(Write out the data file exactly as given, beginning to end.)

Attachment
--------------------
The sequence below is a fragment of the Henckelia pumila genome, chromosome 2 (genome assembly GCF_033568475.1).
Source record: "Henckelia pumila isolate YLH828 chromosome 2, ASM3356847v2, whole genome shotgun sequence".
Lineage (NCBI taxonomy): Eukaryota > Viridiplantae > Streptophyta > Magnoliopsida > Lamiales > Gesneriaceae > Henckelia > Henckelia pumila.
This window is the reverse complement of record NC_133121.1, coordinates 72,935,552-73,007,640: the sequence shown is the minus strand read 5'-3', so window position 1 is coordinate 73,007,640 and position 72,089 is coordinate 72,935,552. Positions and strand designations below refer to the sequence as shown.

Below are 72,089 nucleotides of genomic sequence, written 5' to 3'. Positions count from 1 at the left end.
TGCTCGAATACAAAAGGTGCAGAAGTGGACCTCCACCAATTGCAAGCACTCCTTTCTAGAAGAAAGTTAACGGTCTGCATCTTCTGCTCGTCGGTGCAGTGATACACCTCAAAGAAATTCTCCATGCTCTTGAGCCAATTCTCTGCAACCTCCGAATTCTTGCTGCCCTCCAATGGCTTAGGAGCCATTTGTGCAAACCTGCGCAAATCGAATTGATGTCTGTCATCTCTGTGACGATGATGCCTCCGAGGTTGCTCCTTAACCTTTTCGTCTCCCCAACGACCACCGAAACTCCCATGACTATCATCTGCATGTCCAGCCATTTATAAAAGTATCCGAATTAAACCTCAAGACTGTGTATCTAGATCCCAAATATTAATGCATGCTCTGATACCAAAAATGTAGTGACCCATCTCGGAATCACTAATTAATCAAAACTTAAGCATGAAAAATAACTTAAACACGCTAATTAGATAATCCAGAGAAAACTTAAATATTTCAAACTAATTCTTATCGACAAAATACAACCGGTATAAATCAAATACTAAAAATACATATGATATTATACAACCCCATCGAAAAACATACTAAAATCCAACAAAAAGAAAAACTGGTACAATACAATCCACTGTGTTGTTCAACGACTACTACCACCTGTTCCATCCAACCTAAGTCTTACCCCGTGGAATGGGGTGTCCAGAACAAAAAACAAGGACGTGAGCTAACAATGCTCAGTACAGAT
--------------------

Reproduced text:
The sequence below is a fragment of the Henckelia pumila genome, chromosome 2 (genome assembly GCF_033568475.1).
Source record: "Henckelia pumila isolate YLH828 chromosome 2, ASM3356847v2, whole genome shotgun sequence".
Lineage (NCBI taxonomy): Eukaryota > Viridiplantae > Streptophyta > Magnoliopsida > Lamiales > Gesneriaceae > Henckelia > Henckelia pumila.
This window is the reverse complement of record NC_133121.1, coordinates 72,935,552-73,007,640: the sequence shown is the minus strand read 5'-3', so window position 1 is coordinate 73,007,640 and position 72,089 is coordinate 72,935,552. Positions and strand designations below refer to the sequence as shown.

Below are 72,089 nucleotides of genomic sequence, written 5' to 3'. Positions count from 1 at the left end.
TGCTCGAATACAAAAGGTGCAGAAGTGGACCTCCACCAATTGCAAGCACTCCTTTCTAGAAGAAAGTTAACGGTCTGCATCTTCTGCTCGTCGGTGCAGTGATACACCTCAAAGAAATTCTCCATGCTCTTGAGCCAATTCTCTGCAACCTCCGAATTCTTGCTGCCCTCCAATGGCTTAGGAGCCATTTGTGCAAACCTGCGCAAATCGAATTGATGTCTGTCATCTCTGTGACGATGATGCCTCCGAGGTTGCTCCTTAACCTTTTCGTCTCCCCAACGACCACCGAAACTCCCATGACTATCATCTGCATGTCCAGCCATTTATAAAAGTATCCGAATTAAACCTCAAGACTGTGTATCTAGATCCCAAATATTAATGCATGCTCTGATACCAAAAATGTAGTGACCCATCTCGGAATCACTAATTAATCAAAACTTAAGCATGAAAAATAACTTAAACACGCTAATTAGATAATCCAGAGAAAACTTAAATATTTCAAACTAATTCTTATCGACAAAATACAACCGGTATAAATCAAATACTAAAAATACATATGATATTATACAACCCCATCGAAAAACATACTAAAATCCAACAAAAAGAAAAACTGGTACAATACAATCCACTGTGTTGTTCAACGACTACTACCACCTGTTCCATCCAACCTAAGTCTTACCCCGTGGAATGGGGTGTCCAGAACAAAAAACAAGGACGTGAGCTAACAATGCTCAGTACAGAT